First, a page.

Crisis unfolds as tens of thousands flee jihadist attacks in Mozambique

The Mozambican government acknowledged on Tuesday that over 67,000 people, equivalent to 14,270 families, have been forcibly displaced from their homes in the Cabo Delgado province due to a surge in jihadist attacks. The haunting accounts of violence include gruesome scenes of beheadings and terror, forcing families to escape with whatever little they possess.

Government spokesman Filimao Suaze, in a press conference in Maputo, revealed the alarming figures, stating that the affected population has sought refuge in various places, including the Nampula province. Despite the severity of the situation, Suaze rejected calls for declaring a state of emergency in Cabo Delgado, asserting that the conditions for such a measure have not yet materialized.

Fresh unrest erupted in northern Mozambique two weeks ago, with gunshots echoing through the affected regions. Disturbing testimonies, such as Josefina Gabriele’s account of witnessing machete attacks and fleeing for safety, shed light on the brutality faced by the displaced. Many, like Gabriele, sought shelter in Namapa town in the Nampula province, facing the harsh elements and relying on aid from organizations like the UN’s World Food Programme.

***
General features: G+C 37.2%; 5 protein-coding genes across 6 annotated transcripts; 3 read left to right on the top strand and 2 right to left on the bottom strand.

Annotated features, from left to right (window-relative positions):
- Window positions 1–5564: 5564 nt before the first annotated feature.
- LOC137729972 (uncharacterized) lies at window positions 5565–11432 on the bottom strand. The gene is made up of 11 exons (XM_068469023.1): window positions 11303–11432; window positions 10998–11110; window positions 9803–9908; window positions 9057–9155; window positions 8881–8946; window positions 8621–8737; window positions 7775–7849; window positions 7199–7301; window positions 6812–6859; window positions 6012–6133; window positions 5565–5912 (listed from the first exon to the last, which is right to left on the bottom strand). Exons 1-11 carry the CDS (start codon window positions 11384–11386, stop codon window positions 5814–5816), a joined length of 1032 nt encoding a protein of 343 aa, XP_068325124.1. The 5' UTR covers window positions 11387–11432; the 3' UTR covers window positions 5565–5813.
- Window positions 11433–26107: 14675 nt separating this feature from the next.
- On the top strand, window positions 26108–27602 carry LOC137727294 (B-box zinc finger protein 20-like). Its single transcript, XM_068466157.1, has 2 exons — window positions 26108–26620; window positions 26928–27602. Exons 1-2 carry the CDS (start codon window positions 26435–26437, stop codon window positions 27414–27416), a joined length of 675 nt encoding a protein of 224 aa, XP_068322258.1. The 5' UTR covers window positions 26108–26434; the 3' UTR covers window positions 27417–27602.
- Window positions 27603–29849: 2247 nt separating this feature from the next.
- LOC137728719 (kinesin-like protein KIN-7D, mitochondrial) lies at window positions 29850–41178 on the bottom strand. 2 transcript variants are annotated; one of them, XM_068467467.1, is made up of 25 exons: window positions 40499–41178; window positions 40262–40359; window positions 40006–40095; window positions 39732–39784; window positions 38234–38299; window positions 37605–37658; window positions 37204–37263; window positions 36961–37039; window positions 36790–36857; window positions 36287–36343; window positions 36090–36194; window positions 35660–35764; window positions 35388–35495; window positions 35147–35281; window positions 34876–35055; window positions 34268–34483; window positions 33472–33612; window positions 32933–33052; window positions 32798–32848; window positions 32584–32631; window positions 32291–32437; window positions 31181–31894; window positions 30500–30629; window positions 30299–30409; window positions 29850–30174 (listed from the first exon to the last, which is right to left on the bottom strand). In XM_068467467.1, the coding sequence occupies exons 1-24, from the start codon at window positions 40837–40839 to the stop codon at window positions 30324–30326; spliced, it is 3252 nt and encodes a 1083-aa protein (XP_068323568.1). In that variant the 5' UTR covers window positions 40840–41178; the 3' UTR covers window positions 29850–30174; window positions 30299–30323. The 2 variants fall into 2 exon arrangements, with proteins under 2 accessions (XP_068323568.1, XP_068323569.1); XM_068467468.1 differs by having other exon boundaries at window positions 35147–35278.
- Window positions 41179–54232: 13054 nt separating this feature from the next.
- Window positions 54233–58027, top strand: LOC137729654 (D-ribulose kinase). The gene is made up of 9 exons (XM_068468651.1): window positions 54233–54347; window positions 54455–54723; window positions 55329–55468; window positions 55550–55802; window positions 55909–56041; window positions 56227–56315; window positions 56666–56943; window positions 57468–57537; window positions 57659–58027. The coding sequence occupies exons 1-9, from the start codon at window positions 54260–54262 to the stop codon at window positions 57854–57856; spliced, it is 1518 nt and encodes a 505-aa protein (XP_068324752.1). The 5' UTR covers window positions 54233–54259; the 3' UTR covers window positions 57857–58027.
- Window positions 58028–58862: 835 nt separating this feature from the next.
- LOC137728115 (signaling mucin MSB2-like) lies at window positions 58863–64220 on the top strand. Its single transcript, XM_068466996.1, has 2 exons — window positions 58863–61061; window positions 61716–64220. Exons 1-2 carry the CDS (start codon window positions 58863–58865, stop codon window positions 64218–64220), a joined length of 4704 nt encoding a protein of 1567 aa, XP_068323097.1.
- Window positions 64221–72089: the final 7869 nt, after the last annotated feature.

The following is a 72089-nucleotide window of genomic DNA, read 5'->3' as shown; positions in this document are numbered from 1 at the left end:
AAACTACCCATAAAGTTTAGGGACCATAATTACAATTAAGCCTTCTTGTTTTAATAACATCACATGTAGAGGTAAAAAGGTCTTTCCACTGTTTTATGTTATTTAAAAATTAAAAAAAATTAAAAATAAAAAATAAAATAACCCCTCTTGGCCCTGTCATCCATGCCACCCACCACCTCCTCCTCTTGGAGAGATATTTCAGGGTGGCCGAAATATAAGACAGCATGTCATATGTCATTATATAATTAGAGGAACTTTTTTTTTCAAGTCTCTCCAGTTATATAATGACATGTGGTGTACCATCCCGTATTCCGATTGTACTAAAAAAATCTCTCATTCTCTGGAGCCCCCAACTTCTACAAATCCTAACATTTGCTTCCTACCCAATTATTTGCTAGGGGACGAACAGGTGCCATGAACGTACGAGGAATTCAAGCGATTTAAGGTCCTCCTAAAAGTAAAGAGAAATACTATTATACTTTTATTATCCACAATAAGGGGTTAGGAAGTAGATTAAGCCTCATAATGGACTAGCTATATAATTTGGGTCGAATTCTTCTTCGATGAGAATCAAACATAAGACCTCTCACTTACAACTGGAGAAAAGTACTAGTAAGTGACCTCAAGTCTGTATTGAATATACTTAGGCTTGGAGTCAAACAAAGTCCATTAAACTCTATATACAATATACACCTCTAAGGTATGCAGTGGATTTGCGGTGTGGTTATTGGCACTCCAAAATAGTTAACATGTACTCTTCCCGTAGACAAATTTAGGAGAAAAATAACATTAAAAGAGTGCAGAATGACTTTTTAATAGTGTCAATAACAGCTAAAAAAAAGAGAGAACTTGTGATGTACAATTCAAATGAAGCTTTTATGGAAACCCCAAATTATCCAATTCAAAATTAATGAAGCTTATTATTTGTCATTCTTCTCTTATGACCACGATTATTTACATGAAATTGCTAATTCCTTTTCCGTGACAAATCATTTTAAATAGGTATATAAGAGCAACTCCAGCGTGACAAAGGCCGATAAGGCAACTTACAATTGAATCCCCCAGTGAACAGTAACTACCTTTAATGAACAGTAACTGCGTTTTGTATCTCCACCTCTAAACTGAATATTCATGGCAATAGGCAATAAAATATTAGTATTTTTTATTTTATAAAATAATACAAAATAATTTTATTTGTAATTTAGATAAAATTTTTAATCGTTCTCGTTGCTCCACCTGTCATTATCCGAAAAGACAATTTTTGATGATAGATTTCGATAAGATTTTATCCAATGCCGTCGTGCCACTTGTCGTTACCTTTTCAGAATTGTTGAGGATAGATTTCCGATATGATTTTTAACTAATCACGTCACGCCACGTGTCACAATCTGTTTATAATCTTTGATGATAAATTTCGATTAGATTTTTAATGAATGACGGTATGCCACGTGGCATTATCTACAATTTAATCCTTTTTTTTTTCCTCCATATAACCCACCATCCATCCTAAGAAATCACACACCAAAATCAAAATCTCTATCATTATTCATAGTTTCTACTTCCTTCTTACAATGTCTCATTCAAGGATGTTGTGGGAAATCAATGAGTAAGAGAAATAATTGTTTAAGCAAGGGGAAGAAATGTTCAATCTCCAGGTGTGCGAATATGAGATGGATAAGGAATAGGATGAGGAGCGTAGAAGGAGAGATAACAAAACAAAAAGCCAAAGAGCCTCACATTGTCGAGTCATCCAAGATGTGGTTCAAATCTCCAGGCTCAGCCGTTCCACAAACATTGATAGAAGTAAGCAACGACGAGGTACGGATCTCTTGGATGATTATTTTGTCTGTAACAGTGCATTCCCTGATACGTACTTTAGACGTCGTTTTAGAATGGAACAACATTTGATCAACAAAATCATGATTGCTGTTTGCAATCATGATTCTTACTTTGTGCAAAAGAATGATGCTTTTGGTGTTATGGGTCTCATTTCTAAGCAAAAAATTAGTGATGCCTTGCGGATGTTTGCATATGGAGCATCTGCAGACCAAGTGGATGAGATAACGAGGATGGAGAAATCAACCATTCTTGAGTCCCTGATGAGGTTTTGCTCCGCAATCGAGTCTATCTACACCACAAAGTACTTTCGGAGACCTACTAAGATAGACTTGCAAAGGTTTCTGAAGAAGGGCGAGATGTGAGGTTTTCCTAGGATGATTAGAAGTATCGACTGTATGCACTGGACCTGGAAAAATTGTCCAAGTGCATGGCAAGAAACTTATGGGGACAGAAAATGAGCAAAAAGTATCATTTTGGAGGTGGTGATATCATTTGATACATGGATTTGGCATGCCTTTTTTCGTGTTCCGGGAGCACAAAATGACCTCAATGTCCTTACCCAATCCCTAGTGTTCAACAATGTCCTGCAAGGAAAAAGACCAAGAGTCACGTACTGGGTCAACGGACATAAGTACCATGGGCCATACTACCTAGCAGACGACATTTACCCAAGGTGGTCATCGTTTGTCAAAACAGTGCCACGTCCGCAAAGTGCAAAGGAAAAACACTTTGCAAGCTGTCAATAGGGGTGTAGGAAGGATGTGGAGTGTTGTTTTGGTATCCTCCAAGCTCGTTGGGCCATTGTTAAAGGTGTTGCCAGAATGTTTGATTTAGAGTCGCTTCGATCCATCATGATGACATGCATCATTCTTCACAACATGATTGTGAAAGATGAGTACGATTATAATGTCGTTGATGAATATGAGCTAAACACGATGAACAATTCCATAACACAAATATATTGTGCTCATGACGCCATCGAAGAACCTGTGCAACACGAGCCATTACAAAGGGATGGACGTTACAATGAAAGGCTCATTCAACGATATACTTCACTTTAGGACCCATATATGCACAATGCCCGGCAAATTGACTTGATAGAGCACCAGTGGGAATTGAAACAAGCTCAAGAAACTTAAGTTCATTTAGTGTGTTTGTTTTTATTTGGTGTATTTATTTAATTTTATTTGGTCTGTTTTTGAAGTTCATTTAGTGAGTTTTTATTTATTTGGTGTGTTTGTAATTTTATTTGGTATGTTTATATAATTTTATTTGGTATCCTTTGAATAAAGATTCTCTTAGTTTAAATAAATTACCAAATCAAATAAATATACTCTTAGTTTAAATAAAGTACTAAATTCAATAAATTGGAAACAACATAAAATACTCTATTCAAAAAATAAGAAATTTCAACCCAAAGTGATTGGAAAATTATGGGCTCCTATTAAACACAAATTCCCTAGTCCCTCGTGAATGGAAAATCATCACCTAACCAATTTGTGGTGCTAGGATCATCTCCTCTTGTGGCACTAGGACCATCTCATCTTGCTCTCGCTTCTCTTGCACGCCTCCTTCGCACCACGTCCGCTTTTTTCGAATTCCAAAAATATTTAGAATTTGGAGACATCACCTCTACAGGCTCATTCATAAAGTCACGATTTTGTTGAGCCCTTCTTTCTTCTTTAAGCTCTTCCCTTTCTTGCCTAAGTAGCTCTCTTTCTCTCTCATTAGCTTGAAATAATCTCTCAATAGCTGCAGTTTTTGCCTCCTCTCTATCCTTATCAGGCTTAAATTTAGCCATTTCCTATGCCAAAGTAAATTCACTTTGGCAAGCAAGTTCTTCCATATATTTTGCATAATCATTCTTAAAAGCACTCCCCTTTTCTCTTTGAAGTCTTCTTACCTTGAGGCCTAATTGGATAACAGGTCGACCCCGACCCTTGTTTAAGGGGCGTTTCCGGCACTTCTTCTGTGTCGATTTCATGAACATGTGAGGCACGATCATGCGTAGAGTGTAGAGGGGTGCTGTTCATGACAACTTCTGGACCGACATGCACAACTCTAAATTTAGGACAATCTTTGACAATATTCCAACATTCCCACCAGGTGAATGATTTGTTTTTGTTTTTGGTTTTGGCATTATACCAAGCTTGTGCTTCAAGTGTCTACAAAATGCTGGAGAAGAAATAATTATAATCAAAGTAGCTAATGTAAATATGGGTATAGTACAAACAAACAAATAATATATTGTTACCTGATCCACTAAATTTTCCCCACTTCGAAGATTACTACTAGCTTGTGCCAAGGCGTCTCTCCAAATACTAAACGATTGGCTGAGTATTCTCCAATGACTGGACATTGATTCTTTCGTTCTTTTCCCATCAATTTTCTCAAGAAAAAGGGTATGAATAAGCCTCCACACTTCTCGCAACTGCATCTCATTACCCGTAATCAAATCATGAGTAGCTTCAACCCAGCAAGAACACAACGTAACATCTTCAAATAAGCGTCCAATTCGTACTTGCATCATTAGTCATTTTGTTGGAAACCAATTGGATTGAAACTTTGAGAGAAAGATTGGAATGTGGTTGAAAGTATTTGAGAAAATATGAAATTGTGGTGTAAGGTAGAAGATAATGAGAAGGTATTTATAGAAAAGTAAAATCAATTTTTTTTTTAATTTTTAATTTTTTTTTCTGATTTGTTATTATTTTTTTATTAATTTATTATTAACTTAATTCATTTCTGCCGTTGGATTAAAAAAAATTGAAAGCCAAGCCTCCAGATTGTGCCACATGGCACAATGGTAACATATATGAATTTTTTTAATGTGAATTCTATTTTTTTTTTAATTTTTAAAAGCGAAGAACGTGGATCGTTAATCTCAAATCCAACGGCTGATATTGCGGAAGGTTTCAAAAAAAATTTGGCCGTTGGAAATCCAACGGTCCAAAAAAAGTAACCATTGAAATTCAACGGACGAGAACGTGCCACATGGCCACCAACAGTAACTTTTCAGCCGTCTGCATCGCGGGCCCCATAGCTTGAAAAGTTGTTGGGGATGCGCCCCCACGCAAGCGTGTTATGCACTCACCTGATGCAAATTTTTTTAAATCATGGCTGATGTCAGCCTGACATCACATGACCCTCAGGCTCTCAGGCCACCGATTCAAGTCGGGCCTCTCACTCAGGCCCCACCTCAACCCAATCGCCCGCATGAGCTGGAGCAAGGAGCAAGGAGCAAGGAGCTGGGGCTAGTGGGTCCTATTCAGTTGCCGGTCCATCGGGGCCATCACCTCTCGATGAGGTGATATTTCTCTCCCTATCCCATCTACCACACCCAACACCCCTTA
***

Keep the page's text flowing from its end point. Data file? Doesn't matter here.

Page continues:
According to the UN migration agency IOM, the numbers of displaced individuals have surged to 71,681 between December 22 and February 25, highlighting the urgency of the crisis. Over 30,000 people arrived in Namapa town just between last Wednesday and Thursday alone, with Mendes Luciano describing the dire conditions, revealing that they had “not eaten almost anything” since their escape.

The insurgency, linked to the Islamic State group since October 2017, has led to a significant loss of life, with nearly 5,000 casualties, and forced nearly a million people to flee their homes. International efforts, including the deployment of troops from Rwanda and the SADC regional bloc, have been underway since July 2021 to assist the Mozambican military in regaining control of Cabo Delgado. However, concerns arise as the SADC mission is slated to conclude by mid-July.

President Filipe Nyusi acknowledged the recent population movements but downplayed the threat, asserting that security forces have the situation under control. Despite reassurances from the government, the crisis continues to escalate, with displaced individuals facing not only the immediate threat of violence but also pressing needs for food, shelter, and healthcare.

As Mozambique grapples with this humanitarian crisis, questions linger about the long-term stability of the region and the ongoing efforts to combat terrorism, leaving the international community watching with deep concern.

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